November-December 2015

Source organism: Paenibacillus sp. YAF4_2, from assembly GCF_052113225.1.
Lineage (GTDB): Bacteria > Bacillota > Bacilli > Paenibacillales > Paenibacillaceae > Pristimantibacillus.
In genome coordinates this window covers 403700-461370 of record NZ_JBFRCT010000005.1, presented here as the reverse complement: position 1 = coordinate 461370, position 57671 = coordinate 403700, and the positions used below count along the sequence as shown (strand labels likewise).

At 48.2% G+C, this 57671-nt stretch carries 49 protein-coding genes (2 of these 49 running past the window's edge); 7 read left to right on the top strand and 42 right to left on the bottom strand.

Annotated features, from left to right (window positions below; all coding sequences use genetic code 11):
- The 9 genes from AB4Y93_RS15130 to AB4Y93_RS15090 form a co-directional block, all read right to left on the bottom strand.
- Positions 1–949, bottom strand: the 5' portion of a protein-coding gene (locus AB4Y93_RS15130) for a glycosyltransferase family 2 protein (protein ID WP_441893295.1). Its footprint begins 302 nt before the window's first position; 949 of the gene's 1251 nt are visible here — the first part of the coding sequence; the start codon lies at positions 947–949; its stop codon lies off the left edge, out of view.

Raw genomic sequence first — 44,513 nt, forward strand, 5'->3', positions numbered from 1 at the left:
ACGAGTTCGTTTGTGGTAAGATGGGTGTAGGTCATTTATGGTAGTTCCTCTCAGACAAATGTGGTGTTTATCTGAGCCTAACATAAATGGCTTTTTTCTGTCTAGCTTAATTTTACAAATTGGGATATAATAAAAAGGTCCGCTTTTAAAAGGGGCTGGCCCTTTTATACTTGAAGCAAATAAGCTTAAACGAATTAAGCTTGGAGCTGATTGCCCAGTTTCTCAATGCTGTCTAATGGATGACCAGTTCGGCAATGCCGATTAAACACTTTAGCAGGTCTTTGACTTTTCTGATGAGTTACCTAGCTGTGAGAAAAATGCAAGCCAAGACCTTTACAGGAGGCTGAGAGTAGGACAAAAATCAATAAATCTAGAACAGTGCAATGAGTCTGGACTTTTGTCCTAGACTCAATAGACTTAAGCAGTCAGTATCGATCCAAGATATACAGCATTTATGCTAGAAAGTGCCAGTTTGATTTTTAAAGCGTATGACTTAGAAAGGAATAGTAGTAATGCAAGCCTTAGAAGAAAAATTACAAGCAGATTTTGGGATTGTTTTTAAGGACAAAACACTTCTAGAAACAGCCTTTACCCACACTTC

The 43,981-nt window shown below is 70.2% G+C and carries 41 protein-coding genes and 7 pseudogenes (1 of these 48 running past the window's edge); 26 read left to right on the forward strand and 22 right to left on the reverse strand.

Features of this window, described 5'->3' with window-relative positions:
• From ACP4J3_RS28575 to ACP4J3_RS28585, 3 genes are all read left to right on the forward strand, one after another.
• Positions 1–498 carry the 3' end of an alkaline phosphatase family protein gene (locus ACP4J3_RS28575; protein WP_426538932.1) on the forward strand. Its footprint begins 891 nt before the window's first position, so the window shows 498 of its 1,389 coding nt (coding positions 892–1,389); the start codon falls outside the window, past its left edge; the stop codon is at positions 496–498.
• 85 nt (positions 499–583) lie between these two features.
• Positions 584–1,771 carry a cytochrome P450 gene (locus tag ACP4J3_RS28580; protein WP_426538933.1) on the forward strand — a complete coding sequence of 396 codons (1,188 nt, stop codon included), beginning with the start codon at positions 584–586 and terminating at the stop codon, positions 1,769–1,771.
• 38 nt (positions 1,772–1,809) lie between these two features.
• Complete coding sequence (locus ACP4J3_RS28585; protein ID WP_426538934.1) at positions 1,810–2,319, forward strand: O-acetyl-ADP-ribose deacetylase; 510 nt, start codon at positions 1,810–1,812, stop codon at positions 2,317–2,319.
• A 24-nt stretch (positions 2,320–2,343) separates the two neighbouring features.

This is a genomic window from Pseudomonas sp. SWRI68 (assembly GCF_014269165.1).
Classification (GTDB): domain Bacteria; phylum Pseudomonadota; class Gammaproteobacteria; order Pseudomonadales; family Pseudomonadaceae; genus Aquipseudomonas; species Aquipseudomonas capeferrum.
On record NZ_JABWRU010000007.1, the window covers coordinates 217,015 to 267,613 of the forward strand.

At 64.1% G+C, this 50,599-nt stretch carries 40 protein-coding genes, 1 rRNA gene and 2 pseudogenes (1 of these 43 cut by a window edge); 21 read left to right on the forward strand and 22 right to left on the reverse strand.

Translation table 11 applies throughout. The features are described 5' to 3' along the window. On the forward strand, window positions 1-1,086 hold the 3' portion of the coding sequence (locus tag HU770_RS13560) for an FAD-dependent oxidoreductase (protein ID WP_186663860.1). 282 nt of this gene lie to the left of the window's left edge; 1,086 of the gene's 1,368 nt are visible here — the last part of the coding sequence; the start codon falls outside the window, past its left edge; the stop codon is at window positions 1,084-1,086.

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Page 12 of 47 PalletCentral • November-December 2015 13 ore than 40 years ago, a group of well- intentioned young men commissioned a coffee table be made to resemble a high- end wooden pallet. The table was to be a gift for an influential U.S. Senator credited with bringing new industry and jobs to impoverished West Virginia. As it turns out, the gift never made it to the lawmaker. A supervisor of the young men at a forest products marketing laboratory where they worked, discovered the table and squashed the plan. The table was destined for the office of the now late Senator Robert Byrd. That supervisor also directed an employee to take the one-of-a-kind gift out of the government-run office, and that is how the handsome table wound up with Hollis Large. Large, a recent college graduate in 1971 with an entrepreneurial spirit, was leaving the USDA Forest Service Facility in Princeton, West Virginia to embark on a pallet manufacturing career in north Alabama. Decades later, Large gave the table to his friend and business partner Jimmy Wilson, the founder and president of Bay Wood Products in southern Alabama. For a few years in the early 1970s, Large worked with the USDA Forestry Division in West Virginia. "I was placed in the pallet project division," he said. "Our focus and objective was Handmade Table Holds Historic Significance for U.S. Pallet Industry NATURE'S PACKAGING M (l-r) Jim Schwab, Pallet Logistics of America; Brent McClendon, NWPCA; Jimmy Wilson, Bay Wood Products, Inc.; Jim Taylor, Pensacola Skid & Pallet, Inc.; Robert Trexler, Pasadena Skid & Pallet, Inc.; Bob Wenner, Pallet Service Corporation; Hollis Large; Tommy Orr, WNC Pallet & Forest Products Co.; Tom Thrash, WNC Pallet & Forest Products Co.

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